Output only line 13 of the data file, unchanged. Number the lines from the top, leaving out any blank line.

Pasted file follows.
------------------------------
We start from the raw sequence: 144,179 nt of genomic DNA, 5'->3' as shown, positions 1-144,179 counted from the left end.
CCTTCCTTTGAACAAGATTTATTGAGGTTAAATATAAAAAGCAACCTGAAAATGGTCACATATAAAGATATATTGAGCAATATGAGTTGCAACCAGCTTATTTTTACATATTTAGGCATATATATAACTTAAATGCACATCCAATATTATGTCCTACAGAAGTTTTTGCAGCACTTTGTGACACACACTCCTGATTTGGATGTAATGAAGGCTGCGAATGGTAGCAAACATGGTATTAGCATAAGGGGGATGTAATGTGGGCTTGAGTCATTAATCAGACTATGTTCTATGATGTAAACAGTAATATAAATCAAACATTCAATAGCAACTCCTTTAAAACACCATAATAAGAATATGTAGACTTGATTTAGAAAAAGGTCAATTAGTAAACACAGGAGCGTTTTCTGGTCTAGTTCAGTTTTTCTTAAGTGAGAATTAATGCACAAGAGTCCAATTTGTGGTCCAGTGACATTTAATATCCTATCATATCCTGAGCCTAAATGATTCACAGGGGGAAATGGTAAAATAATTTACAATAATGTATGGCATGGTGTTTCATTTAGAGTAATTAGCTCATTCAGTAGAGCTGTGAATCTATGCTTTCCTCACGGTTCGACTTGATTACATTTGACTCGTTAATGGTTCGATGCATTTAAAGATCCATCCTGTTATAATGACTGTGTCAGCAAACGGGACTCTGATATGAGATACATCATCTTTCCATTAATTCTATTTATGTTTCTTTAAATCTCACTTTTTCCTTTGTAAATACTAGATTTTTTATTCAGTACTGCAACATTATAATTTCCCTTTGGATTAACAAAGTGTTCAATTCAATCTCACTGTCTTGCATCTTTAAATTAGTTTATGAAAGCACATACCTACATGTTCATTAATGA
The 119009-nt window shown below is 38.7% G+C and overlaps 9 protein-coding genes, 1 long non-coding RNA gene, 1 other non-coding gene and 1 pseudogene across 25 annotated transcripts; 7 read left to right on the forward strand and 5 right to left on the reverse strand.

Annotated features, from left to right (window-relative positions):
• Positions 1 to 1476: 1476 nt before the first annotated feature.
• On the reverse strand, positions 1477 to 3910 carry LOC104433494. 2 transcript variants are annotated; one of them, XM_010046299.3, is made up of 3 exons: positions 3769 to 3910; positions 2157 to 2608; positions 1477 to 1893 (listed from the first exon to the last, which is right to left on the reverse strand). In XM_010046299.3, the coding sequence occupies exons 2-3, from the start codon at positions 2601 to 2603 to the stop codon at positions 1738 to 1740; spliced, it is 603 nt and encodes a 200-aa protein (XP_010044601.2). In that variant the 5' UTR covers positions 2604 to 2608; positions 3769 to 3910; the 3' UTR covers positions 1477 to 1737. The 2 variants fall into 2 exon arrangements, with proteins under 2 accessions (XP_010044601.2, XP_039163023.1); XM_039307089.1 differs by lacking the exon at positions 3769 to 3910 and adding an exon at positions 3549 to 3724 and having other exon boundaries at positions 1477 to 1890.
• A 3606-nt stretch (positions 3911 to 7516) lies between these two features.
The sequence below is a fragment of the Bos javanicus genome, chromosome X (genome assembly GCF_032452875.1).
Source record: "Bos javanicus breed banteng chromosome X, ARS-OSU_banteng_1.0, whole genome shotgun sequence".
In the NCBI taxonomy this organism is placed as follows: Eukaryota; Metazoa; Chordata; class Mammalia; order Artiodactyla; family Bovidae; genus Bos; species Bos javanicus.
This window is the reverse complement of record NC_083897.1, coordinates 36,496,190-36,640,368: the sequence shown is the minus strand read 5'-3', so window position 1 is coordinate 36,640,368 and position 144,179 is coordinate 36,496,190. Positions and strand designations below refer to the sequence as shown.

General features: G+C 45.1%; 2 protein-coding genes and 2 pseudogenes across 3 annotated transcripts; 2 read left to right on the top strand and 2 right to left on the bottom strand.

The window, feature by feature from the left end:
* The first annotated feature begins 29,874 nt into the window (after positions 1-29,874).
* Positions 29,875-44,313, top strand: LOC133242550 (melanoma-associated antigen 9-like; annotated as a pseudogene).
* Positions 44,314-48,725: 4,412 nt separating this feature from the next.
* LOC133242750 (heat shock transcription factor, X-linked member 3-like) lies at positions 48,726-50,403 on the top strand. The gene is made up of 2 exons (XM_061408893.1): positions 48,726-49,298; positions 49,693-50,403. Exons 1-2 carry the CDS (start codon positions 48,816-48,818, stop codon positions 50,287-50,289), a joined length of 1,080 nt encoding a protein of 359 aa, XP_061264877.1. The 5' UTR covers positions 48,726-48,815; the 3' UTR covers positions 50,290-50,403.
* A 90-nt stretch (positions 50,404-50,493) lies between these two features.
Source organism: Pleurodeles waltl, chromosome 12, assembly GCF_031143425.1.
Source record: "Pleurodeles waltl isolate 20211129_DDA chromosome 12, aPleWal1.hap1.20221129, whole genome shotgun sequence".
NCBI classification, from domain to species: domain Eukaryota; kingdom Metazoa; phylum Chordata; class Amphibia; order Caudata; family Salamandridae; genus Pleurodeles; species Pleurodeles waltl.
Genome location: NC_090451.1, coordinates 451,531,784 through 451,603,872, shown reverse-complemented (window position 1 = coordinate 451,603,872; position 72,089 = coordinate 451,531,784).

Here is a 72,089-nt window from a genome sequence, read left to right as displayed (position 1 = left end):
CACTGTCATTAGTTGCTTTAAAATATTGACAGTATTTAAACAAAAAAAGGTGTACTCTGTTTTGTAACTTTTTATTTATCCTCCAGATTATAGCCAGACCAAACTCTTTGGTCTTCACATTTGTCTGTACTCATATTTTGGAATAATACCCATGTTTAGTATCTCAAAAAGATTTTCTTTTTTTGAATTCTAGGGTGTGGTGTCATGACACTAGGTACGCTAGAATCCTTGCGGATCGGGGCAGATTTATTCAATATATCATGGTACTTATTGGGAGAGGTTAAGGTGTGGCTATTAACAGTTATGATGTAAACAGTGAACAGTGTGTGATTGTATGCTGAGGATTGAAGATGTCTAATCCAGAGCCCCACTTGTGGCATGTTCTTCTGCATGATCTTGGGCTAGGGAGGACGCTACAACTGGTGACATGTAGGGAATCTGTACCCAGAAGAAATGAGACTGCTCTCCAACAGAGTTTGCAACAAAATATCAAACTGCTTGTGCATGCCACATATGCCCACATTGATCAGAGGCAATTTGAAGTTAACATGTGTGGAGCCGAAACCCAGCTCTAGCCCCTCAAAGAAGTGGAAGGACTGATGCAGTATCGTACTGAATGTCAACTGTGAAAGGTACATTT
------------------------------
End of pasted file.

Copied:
The window, feature by feature from the left end: